I got a Brother ScanNCut from Craigslist for \$250. It's amazing! I've been playing with it for hours. Here are a couple good tutorials: I've found that the Brother-recommended cutting depths are too deep, and cut into the tack sheet. • For copy paper, they recommended 3: I used 1, and it cut fine. • For thin construction paper, they recommended 3.5: I used 2, and it cut perfectly. Here's a series of 7 ScanNCut Feature Videos by Brother Crafter. Loading crossword puzzle. One moment please. Wednesday, March 18, 2015 Crepe paper flower videos from the place we'll probably order the crepe paper for Julia's wedding flowers. Crepe paper is hard to find! Monday, March 16, 2015 I did more work on the concept discussion for Graphing Generalized Sines and Cosines. I put graphics in the tabular example, and added four-step examples at the end. I've finished my second (of three) CAMT talk preparations! Making good progress! Saturday, March 14, 2015 Wow. I haven't put anything new up since February 26th. I've been working on this section for weeks: Graphing Generalized Sines and Cosines, like$\,y = a\sin k(x\pm b)\,$and$\,y = a\cos (kx\pm B)\,$. I worked on it for more than a week, then ended up throwing it all away and taking a totally different approach. I don't want students to just memorize lots of different formulas—unfortunately, given the opportunity, they often will. I'm fairly pleased with the results (no exercises yet, just the concept discussion). Thursday, March 5, 2015 I've been sick for almost a week. I'm sick of being sick! Tuesday, March 3, 2015 I adjusted Reference Angles based on excellent suggestions from my husband, Ray. When I talked about only needing to know a reference angle and a quadrant to find trigonometric values, he reminded me that some angles don't end up in a quadrant—they end up on an axis. I clarified that point. I'm ‘stitching in the ditch’ of my first apple core quilt today! It was going to be for Ray and me, but Bethany likes it so much that I'm giving it to her. • First quilt on my new Janome sewing machine! • First project using the special curve sewing foot! (Curves still require a lot of patience. Think my next few quilts will have nice straight seams...) • First project using 505 Spray Fabric Adhesive! (I used it, instead of pins, to hold the cover/batting/backing together. It's amazing!) • First project using the even feed foot (it works FANTASTIC on the cover/batting/backing sandwich)! This will be a very special quilt for me, since it has so many ‘firsts’! I need a weekly fall-back plan, for when I'm just at a loss for what to have for dinner: • Meatball Monday (pasta) • Taco Tuesday (or burritos) • Wok Wednesday (stir-fry, usually with chicken) • Tater Thursday (super potatoes; shepard's pie) • Fishy Friday • Soupy Saturday (homemade soup; canned soup and grilled cheese) • Scrambly Sunday (eggs, quiche) Monday, March 2, 2015 I updated my monthly stats and website income for February. Oops—I had never updated my auxiliary files to correctly reflect January's earnings. It wasn't too far off—it was saying \$49.55 when the actual January income was \$51.06. I've got February correctly displayed! Saturday, February 28, 2015 It's Joshua's 20th birthday! Happy birthday, Joshua! Here's a nice introduction to free-motion sewing. When attaching the free-motion needle, the bar on the attachment must go over the needle bar on your machine as shown in this video. (I didn't do this initially, and the foot wouldn't lower onto my fabric!) I didn't need to do any of the adjustments she talked about (I'm using the Distinctive generic foot on a Janome 2212)—it worked great right out of the package. The feed dog must be dropped for free-motion sewing. To drop the feed dog on the Janome 2212 (see video link below): Remove the front cover and expose the bobbin. On the right, there are two sets of three triangles: one set is higher (on the left) and the other lower (on the right). Push the metal “L” down and slide to the desired position. In the process, I stumbled across this excellent introduction to the Janome 2212. Lowering the feed dog: about minute 21. Cleaning out the bobbin area: about minute 24. Friday, February 27, 2015 Some new flower dies: Here's a good snap fastener video. I've bought a Dritz Snap Fastener Kit with Tool for$2.78 (it's an add-on item) that has the metal tool I need, so I can use the hundreds of 7/16" gripper snaps that I ‘inherited’!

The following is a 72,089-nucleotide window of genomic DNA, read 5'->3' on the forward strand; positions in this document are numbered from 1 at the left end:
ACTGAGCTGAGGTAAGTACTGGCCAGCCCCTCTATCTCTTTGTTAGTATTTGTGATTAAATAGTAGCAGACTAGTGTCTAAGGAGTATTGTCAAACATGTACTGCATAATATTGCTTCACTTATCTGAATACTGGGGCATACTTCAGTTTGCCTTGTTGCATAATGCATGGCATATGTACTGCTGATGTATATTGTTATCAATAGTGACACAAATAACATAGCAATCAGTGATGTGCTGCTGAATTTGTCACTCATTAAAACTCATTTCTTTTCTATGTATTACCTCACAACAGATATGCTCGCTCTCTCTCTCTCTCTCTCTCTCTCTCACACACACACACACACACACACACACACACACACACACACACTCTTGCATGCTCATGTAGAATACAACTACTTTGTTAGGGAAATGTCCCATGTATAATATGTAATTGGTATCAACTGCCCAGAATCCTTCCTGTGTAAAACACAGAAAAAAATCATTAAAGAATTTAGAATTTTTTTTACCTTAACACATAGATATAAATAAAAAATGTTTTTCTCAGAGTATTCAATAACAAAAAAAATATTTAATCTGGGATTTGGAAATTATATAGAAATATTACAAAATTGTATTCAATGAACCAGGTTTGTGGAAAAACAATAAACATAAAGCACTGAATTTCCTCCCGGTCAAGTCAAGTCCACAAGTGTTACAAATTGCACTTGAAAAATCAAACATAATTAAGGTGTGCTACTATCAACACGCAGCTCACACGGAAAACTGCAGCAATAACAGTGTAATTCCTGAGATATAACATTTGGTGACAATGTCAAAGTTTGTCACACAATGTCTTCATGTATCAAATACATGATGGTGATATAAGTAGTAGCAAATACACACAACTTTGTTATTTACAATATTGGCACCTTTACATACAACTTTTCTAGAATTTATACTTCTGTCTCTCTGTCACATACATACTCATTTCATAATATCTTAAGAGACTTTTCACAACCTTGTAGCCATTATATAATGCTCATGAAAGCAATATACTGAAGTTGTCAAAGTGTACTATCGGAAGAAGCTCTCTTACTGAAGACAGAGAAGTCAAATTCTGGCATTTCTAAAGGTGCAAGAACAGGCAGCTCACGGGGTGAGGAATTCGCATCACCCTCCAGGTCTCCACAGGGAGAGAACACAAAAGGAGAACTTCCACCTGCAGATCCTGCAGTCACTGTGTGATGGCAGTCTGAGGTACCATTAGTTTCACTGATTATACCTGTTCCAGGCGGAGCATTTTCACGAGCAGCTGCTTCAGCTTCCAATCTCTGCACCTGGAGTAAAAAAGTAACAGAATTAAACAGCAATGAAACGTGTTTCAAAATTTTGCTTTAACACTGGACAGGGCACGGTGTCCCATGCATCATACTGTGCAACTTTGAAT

Thursday, February 26, 2015